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Profiling Dealt a Second Blow

Judges in two German states have ruled one of the anti-terrorism measures swept in by Interior Minister Otto Schily after Sept. 11 as illegal.


Playing cat and mouse

A court in the German state of Hesse ruled on Thursday that one of the anti-terrorism measures instituted in Germany after the Sept. 11 attacks did not pass civil rights muster.

Computer-aided profiling, which targeted among others, Muslims across Germany for investigation, was only allowable if police believed a serious terrorist threat was at hand, the court ruled. The wording was almost identitcal to a similar decision handed down by Berlin’s highest court a few weeks before.

Thursday’s ruling was a victory for Muslim students and civil rights advocates across Hesse, above all for the Sudanese airport employee who brought the case. He was one of many who sued their states in the weeks after which Germany re-instituted nationwide computer profiling in the weeks of paranoia following the attacks.

Investigative relic targets Muslims

The profiling, an investigative relic used by officers to catch members of the leftists terrorist group, the Red Army Faction in the 1970s. Instead of white, German leftists, police officers were now charged with scanning, among others, members of the country’s 3 million-strong Islamic community for the types of "sleeper" terrorist cells that planned that World Trade Center attacks out of a Hamburg apartment.

The profiling created an uproar in the country’s 3 million-strong Muslim community, who said they were unfairly singled out just because they shared a religion in common with the Hamburg-based planners of the Sept.11 attacks. Though police refused to release the profiling criteria they used, German press reported high on the list were single, Muslim students from Asian countries studying some scientific or technical field at one of Germany’s universities.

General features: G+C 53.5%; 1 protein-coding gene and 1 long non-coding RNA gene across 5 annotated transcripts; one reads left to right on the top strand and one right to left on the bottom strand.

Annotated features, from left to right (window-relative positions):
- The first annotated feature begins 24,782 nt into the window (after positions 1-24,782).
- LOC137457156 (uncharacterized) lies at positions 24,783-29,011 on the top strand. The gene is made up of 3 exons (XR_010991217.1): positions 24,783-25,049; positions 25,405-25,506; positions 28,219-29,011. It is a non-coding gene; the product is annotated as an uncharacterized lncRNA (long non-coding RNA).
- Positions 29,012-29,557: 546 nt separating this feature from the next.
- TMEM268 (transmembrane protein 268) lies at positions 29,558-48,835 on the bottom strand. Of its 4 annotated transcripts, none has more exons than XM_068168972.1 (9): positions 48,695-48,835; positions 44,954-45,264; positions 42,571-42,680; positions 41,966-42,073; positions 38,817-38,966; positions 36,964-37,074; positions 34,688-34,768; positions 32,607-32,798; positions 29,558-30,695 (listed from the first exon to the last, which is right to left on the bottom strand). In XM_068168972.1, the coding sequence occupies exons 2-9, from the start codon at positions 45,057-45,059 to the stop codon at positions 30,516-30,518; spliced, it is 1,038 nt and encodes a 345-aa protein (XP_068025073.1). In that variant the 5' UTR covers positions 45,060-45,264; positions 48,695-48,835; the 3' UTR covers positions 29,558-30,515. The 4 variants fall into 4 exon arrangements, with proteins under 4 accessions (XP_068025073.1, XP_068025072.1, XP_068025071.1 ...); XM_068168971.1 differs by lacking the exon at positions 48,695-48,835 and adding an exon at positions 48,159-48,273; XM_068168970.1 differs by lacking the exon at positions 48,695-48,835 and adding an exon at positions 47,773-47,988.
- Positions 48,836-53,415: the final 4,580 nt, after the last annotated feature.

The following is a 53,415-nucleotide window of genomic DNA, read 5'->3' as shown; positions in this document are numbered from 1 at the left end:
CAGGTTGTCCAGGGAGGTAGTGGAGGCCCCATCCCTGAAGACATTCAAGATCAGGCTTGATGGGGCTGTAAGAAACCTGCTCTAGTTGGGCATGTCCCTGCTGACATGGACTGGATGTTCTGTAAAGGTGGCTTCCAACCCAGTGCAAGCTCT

Students strike back

Universities were forced to hand over their registration rules, unleashing a flurry of student-filed lawsuits across Germany. One of those, by two Sudanese students and an Algerian student at Humboldt University in Berlin, saw victory on Jan. 22.

The Berlin judge, using almost similar words, said profiling was only justified if there was an actual terrorist threat. Berlin’s interior senator Erhart Körting, of the ruling Social Democratic Party, criticized the ruling. He said the probability of a terrorist attack was much harder to measure as the court would like.

Officials in both Berlin and Hesse have announced they will appeal the decisions.

Profiling’s initial results

The decision comes a few weeks after the first results of profiling were made public in Hamburg.

Police in the harbor city, the first to institute profiling, announced Jan. 21 that 140 men, all current or former students, had been asked in for questioning after being run through the computer.

The men are all between the ages of 20 and 40, are Muslim and come from Asian countries. They were asked to show police documents, including their passports and bank account information.

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